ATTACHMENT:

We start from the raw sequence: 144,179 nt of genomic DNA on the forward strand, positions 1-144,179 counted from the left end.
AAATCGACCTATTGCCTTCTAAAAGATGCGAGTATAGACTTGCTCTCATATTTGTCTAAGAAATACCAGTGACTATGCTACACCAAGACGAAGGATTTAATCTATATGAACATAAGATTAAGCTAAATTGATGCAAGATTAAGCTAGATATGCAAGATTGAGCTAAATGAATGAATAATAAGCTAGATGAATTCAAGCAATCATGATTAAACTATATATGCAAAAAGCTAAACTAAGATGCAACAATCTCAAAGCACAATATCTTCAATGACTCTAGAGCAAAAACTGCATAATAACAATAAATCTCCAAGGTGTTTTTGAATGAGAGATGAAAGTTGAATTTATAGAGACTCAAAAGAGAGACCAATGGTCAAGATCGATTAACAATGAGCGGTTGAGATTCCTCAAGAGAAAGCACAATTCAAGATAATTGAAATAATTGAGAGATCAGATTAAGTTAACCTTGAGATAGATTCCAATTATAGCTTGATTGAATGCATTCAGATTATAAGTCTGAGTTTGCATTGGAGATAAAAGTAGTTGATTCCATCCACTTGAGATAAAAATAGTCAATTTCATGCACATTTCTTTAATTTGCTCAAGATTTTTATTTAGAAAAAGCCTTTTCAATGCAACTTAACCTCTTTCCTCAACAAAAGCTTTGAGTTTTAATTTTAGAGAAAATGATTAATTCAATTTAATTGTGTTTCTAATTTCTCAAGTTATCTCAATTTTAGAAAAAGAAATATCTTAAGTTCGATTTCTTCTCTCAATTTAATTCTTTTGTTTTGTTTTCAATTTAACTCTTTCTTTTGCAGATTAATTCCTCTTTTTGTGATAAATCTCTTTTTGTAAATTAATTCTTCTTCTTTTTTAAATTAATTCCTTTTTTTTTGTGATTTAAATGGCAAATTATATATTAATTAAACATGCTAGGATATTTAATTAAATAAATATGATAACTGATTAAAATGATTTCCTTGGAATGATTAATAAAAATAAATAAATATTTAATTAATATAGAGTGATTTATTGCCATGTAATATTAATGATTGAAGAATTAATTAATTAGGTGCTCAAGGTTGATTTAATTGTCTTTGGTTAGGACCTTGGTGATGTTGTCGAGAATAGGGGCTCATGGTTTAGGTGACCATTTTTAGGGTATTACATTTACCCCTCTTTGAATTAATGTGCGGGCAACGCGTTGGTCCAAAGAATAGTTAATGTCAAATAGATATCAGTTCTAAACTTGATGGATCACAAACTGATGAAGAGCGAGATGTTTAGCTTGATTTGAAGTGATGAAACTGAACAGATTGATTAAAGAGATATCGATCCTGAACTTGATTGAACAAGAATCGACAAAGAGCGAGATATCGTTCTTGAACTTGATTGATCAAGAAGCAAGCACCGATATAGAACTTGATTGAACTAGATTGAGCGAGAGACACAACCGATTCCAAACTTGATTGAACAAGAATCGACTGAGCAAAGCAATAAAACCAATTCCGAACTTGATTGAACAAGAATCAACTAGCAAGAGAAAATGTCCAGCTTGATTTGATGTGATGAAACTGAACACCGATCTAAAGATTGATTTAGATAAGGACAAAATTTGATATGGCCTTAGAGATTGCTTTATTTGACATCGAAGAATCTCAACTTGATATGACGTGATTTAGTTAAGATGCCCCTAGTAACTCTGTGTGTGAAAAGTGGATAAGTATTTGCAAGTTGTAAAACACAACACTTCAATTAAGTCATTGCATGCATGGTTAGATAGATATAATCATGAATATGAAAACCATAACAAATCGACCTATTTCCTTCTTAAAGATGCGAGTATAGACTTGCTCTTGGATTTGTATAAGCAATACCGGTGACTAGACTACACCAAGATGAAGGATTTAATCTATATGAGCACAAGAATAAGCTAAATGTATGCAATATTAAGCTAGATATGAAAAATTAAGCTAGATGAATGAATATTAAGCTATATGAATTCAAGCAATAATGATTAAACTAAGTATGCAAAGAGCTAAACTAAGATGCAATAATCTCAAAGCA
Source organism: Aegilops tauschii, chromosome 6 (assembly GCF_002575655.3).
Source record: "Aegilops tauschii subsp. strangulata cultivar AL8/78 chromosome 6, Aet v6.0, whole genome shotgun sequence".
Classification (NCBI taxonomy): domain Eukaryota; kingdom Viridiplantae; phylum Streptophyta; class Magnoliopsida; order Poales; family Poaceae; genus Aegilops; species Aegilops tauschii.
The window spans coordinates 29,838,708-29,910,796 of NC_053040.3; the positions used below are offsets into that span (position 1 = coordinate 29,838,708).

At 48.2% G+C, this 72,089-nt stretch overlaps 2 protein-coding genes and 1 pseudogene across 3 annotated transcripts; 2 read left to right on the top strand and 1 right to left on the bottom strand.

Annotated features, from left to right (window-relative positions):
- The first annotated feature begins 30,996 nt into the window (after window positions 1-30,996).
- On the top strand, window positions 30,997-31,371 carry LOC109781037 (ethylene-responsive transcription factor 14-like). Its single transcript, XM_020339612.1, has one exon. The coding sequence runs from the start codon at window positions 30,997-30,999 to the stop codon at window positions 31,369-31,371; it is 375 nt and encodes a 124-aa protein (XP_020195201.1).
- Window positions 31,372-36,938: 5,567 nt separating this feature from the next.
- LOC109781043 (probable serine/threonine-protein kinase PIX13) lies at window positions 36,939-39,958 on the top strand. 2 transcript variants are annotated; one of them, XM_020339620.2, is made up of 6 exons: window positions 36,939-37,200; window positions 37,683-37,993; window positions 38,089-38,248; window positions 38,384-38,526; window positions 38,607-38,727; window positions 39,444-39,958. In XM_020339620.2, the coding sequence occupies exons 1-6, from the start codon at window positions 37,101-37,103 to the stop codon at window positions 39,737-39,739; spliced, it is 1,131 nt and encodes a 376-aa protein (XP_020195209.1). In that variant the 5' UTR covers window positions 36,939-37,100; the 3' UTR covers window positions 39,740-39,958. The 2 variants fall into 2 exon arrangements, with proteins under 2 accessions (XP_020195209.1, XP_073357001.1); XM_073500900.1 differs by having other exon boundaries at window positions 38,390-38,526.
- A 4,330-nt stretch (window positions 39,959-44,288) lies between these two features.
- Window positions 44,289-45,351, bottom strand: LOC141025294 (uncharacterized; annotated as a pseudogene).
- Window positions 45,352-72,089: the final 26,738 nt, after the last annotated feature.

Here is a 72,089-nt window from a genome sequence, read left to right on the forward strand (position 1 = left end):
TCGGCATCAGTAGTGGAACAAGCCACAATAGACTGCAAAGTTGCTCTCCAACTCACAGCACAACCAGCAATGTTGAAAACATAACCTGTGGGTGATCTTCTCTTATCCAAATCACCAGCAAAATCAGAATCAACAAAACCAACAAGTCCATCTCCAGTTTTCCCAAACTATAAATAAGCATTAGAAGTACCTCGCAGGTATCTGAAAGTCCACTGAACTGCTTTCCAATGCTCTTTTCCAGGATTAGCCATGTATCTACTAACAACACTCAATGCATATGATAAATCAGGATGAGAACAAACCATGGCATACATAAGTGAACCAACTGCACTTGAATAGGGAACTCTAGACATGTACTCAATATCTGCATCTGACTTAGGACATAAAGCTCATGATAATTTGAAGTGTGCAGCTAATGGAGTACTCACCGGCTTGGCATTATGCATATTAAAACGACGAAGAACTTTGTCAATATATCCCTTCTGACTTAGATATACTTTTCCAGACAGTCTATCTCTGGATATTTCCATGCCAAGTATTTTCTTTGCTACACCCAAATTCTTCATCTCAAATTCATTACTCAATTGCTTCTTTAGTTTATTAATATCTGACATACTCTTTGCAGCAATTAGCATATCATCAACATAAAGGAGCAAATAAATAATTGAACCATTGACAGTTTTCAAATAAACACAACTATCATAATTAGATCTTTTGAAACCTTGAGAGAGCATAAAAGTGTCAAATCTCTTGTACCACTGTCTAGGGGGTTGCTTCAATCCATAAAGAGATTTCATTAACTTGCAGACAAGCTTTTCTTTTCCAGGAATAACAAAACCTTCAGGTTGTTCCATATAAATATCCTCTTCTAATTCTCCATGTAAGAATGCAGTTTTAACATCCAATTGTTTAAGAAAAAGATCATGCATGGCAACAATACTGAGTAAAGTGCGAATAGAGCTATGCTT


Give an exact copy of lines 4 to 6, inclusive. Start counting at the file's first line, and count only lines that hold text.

Source record: "Aegilops tauschii subsp. strangulata cultivar AL8/78 chromosome 6, Aet v6.0, whole genome shotgun sequence".
Classification (NCBI taxonomy): domain Eukaryota; kingdom Viridiplantae; phylum Streptophyta; class Magnoliopsida; order Poales; family Poaceae; genus Aegilops; species Aegilops tauschii.
The window spans coordinates 29,838,708-29,910,796 of NC_053040.3; the positions used below are offsets into that span (position 1 = coordinate 29,838,708).